It was 50 years ago Barry Goldwater declared “extremism in the defense of liberty is no vice.” The political world gasped and he suffered a crushing defeat in the 1964 presidential election. Today, pundits and the “legacy media” commonly emphasize the importance of keeping those extremists marginalized.
But there’s a problem with go-along-to-get-along. As Thomas Jefferson observed, “the natural progress of things is for liberty to yield and government to gain ground.”
That “natural progress” since 1972 has resulted in the number of federal aid, benefits and subsidy programs growing from 1,019 to 2,238 today. During this period, few politicians campaigned for bigger government. In fact, much of the growth occurred during “conservative” Republican administrations, especially the regrettable George W. Bush presidency. This is simply what fiscal moderation looks like.
It’s not hard to get branded a political “extremist” these days. Senators Ted Cruz and Mike Lee were called out by members of their own party for trying to incorporate modest spending reductions in exchange for raising the debt limit. Rep. Paul Ryan got slapped with the label for proposing fiscal changes that would presumably result in a balanced budget… in 10 years! Jeff Flake used to be a extremist when he stood against the outrageous pork in congressional “earmarks.”
None of the above even addressed the possibility that some of these 2,238 programs may be duplicative or unnecessary. The reason is that once a government handout program — any program — is established, it automatically achieves permanent status. No criteria must be met, no reviews passed. On the contrary, a dedicated constituency instantly forms that is devoted to the program’s further growth. Whether it’s cell phones or paying farmers not to farm, one person’s waste is another’s essential benefit.
So what happens when programs grow and prosper without regard to merit? You get debacles like Social Security, generally considered the iconic achievement of the Progressive movement. If you agree that it’s such a good deal, imagine a bank trust department trying to market this particular retirement plan to clients.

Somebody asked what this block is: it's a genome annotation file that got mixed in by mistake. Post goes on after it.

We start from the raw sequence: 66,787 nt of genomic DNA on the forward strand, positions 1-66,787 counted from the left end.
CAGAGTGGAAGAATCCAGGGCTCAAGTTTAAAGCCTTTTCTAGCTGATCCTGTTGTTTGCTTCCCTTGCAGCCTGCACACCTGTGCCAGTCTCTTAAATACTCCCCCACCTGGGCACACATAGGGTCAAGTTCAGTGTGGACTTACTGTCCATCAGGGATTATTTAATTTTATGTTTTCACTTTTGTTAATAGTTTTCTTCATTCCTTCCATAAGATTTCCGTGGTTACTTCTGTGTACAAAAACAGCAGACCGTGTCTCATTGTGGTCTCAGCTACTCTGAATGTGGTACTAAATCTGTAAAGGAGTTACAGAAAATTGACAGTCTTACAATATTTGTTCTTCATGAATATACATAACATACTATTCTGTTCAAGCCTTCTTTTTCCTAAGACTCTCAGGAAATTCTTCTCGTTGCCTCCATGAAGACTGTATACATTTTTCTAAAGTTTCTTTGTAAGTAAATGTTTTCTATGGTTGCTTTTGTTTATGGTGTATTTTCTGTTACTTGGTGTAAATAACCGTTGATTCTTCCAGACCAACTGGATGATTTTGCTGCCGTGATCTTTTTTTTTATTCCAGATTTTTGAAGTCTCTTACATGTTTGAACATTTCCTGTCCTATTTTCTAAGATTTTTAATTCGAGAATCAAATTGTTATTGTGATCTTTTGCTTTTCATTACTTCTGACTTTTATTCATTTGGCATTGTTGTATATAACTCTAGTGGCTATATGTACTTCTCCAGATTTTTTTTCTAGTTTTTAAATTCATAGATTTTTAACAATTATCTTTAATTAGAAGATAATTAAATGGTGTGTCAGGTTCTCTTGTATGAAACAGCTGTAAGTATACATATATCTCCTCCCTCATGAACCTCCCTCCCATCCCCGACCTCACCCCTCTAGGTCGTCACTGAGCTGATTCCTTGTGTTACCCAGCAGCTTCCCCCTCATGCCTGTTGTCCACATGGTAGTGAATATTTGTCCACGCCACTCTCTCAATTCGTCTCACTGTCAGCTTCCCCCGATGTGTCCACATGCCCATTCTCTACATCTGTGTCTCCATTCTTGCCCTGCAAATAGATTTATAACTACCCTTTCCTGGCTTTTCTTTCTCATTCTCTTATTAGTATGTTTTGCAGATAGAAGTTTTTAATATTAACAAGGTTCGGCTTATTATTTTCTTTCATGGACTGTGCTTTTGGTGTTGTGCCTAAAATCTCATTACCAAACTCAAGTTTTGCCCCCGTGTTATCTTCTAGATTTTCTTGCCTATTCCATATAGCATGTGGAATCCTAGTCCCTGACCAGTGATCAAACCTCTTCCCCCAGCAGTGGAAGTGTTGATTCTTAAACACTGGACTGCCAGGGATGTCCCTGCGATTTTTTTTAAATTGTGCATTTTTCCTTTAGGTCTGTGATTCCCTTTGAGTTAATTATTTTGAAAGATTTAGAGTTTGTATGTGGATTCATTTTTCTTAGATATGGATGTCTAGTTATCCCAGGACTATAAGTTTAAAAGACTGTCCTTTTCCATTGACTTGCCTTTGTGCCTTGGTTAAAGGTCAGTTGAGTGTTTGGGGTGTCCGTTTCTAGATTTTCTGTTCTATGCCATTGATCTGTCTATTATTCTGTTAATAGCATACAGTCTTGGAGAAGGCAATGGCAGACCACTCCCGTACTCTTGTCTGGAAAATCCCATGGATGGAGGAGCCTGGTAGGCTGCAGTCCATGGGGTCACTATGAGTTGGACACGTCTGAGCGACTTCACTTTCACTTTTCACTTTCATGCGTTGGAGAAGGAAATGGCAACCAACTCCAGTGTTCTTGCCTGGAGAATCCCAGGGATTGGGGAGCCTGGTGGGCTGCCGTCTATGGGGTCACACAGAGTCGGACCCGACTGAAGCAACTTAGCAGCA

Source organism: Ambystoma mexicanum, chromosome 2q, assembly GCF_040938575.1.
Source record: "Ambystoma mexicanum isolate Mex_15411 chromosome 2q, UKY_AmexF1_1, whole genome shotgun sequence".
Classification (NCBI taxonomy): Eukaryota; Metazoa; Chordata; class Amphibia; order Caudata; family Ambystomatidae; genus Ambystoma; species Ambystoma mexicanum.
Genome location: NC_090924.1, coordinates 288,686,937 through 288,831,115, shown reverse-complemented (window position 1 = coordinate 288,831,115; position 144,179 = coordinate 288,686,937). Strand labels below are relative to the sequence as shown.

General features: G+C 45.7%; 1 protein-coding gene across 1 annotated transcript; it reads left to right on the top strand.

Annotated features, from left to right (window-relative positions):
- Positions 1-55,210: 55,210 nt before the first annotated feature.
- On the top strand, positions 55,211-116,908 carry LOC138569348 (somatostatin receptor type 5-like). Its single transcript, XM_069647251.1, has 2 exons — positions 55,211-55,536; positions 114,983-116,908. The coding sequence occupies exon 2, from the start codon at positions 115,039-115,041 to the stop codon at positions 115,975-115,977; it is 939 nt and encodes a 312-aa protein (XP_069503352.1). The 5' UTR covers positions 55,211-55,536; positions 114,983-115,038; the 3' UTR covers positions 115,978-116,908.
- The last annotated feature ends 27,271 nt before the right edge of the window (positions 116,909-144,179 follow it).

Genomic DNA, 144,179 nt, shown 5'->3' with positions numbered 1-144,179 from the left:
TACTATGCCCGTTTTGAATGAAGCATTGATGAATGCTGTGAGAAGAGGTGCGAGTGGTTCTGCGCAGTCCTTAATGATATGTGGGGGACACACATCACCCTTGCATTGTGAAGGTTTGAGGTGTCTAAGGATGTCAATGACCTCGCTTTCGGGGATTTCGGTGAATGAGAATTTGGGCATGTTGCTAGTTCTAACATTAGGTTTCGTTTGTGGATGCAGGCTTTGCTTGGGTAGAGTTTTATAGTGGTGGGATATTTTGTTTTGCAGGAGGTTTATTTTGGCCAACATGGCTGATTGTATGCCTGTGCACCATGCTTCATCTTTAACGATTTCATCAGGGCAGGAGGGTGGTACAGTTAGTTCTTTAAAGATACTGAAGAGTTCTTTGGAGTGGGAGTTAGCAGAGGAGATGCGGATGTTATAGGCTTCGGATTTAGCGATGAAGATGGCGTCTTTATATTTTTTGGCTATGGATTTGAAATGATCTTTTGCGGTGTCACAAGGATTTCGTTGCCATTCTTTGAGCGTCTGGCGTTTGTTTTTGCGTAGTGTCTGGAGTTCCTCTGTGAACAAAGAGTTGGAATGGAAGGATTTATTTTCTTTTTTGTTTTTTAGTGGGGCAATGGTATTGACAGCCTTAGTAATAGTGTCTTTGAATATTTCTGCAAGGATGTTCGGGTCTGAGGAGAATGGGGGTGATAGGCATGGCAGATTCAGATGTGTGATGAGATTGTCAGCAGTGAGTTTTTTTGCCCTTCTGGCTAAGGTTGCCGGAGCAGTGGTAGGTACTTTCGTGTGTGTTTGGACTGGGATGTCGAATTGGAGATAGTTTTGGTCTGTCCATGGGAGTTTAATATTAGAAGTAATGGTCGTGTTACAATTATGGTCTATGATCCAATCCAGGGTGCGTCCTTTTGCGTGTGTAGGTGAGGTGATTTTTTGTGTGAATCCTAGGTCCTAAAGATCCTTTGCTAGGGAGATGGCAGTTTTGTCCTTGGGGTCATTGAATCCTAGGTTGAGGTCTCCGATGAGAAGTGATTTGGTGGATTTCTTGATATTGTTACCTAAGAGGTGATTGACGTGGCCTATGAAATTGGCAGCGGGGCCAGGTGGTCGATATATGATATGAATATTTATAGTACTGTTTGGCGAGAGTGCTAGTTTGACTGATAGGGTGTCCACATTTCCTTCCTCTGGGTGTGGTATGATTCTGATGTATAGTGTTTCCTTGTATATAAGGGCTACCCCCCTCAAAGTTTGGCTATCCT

Your contributions will be spent and not actually saved or invested on your behalf, customers would be told. Instead, you’ll get a promise to pay you a set amount when you retire. The amount will only be half of the income your contributions would have produced in standard retirement plans, but even so you won’t have legal recourse if the bank decides to suspend or reduce payments. Moreover, your money vanishes upon your death and your heirs will receive no benefit from your lifetime of savings.
The bank would soon fail and the officers would face jail time. Yet would-be reformers who advocate for personally owned retirement accounts are pushed to the side as “extremists” who “want to take away your Social Security.”
The ethanol corn-for-fuel program is another boondoggle that can’t be stopped. The corn crop converted to fuel in the U.S. each year could feed over 400 million people in a world where many desperately need such staples. Ethanol production actually produces a small net increase in pollution and can harm the engines that burn it. Yet for years now, the “extremists” trying to end this obviously harmful program have been no match for the determined ethanol lobby.
The once modest Medicaid program is reaching truly unaffordable levels. Even it has been exposed for providing inadequate health outcomes for the poor and encouraging wasteful expenditures like excessive ER visits. Yet moderates in Arizona recently authorized a massive expansion, defeating the extremists who thought that maybe paying for over half the births in the state (which our Medicaid program does) was sufficient.
You get the drift. Sen. Harry Reid warns that “we should not let extremists dictate the direction of our country.” But to him and other name callers, extremists are no more than those who believe that we shouldn’t routinely spend more than we take in.
They believe that government is necessary but is our servant not our master, that all races are equal before the law and that hard work, not connections, should be the road to achieving the American Dream.
Count me in.
• East Valley resident Tom Patterson is a retired physician and former state senator. He can be reached at firstname.lastname@example.org.